As the resident neurologist on SBM, my ears always prick up when I come across a new neurology-based scam, and my colleagues often send such items my way. In addition the word “quantum” has become a standard marketing term of alt. med quackery. So how could I resist taking a bite out of “quantum neurology”?

One might think (if one were a completely naïve rube) that those claiming to practice quantum neurology have, through diligent research, discovered how certain quantum principles apply to nervous system function and disease, leading to new treatment modalities. On the other hand, a more savvy consumer of such health claims (such as regular readers of SBM) would likely suspect that quantum neurology will turn out to be the same-old mix of nonsense and snake oil in a shiny new package.

Let’s have a look.

According to the Hayden Institute, which appears to be a typical vanity institute of one Chase Hayden, DC:

Quantum Neurology focuses on allowing nerves that may be associated with painful or debilitating injuries, illnesses, or conditions to stabilize so that the body can heal itself. This safe non-invasive technique that allows the doctor to evaluate, strengthen, and rehabilitate every major nerve in the body. This is accomplished with a specific series of upper and lower body muscle strength tests designed to evaluate the entire spinal cord, as well as strengthening the nerves with light therapy, and gentle joint mobilization.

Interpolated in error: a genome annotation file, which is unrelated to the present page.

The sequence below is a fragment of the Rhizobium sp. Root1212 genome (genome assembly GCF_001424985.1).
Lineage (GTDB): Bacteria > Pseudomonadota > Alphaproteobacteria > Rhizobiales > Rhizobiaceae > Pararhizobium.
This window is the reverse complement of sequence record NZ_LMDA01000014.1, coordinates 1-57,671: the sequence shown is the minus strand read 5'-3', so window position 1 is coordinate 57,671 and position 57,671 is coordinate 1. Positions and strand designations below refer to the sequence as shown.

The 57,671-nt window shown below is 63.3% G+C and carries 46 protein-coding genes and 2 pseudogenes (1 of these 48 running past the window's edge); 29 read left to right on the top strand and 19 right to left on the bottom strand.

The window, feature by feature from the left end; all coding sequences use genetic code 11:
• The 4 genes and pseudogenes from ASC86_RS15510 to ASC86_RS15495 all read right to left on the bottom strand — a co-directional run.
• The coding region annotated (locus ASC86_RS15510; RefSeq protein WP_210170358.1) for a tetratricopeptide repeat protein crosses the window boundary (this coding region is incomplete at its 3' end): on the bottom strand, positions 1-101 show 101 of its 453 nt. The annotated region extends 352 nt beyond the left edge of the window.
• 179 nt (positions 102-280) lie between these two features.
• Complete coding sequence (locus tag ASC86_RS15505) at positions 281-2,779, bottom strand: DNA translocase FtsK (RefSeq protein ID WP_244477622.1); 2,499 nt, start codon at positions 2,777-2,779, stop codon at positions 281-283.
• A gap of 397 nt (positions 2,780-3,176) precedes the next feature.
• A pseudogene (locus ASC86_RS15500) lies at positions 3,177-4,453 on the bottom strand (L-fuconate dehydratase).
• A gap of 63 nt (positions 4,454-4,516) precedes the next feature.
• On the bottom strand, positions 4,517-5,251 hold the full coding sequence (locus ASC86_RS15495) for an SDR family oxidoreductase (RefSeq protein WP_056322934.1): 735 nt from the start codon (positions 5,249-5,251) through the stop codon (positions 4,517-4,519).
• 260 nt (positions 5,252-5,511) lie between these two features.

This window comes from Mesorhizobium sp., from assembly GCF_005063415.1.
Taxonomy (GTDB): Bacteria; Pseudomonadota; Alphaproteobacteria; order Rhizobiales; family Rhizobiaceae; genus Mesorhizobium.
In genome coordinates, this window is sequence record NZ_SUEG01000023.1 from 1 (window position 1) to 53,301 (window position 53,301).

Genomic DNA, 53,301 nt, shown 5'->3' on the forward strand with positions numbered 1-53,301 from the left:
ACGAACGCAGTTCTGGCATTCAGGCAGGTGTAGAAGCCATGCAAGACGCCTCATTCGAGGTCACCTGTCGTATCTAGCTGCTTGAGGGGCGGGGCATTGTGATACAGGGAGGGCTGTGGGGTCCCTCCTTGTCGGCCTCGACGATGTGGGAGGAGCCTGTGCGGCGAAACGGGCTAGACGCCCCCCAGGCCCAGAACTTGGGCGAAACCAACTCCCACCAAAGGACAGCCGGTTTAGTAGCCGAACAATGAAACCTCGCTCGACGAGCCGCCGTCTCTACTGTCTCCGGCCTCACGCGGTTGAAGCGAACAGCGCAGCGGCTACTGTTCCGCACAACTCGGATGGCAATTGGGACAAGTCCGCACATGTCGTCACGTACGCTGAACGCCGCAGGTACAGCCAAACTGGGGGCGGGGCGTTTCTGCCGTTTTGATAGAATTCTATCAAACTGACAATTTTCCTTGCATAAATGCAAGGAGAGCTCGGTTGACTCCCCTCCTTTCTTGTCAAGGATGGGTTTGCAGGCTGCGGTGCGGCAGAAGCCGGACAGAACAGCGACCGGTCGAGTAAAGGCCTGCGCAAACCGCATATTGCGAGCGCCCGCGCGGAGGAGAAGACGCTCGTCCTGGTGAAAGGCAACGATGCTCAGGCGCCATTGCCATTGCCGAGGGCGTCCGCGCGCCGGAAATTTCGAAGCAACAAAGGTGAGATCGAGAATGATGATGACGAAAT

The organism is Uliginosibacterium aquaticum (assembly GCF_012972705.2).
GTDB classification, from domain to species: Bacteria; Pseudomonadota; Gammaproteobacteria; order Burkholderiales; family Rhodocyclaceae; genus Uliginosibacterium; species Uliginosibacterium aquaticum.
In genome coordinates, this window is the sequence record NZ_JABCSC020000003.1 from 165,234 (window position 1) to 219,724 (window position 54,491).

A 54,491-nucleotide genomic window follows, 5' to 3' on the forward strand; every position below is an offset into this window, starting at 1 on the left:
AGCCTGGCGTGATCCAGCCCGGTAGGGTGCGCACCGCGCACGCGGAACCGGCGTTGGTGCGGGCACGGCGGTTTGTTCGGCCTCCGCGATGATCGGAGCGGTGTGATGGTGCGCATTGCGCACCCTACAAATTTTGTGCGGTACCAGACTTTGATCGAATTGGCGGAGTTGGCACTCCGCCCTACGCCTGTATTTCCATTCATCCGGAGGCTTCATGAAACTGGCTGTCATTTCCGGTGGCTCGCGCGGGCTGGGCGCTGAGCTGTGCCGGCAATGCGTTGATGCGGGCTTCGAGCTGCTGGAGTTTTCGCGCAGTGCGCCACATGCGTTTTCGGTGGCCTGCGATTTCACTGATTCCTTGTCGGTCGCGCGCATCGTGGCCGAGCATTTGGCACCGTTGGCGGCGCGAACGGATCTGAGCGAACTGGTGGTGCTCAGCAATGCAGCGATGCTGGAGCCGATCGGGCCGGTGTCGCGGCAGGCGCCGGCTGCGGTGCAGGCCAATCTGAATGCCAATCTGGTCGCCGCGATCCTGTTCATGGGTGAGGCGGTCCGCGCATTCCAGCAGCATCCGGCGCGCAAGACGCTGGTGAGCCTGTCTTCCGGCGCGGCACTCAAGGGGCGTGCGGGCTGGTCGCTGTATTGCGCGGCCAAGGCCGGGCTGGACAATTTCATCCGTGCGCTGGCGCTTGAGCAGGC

We are also informed that:

Nerves control every function in your body, and when they become dysfunctional, a symptom develops. In order to wiggle your toes, walk, identify temperature changes, breathe, have your heart beat, or any other function in your body, a nerve has to send a message.

In other words, quantum neurology is just straight-chiropractic vitalism by a new name. Straight chiropractic, as imagined by D.D. Palmer, is based on the pre-scientific vitalistic notion that life energy flows through the nerves to the entire body and is essential for health. All illness is caused by blockages to the flow of this life energy, and therefore all illness can be treated by restoring this flow. What blocks this flow are subtle (meaning non-existent) subluxations or misalignments of the spine, which some chiropractors still claim they can correct with manipulations, restoring flow, and allowing the body to heal itself.

This is why straight chiropractors believe they can treat things like asthma, a disease of the lungs.

Above we have the absolute claim that “nerves control every function in your body.” This is demonstrably not true. Not all organs and functions are regulated by nervous control. The liver, for example, functions quite nicely on its own. You could make the strained argument that the autonomic nervous system regulates blood flow, and blood flow is critical to all functions of the body, but that still does not mean that the nerves control liver function. One might as well say that the thyroid “controls” every function in the body.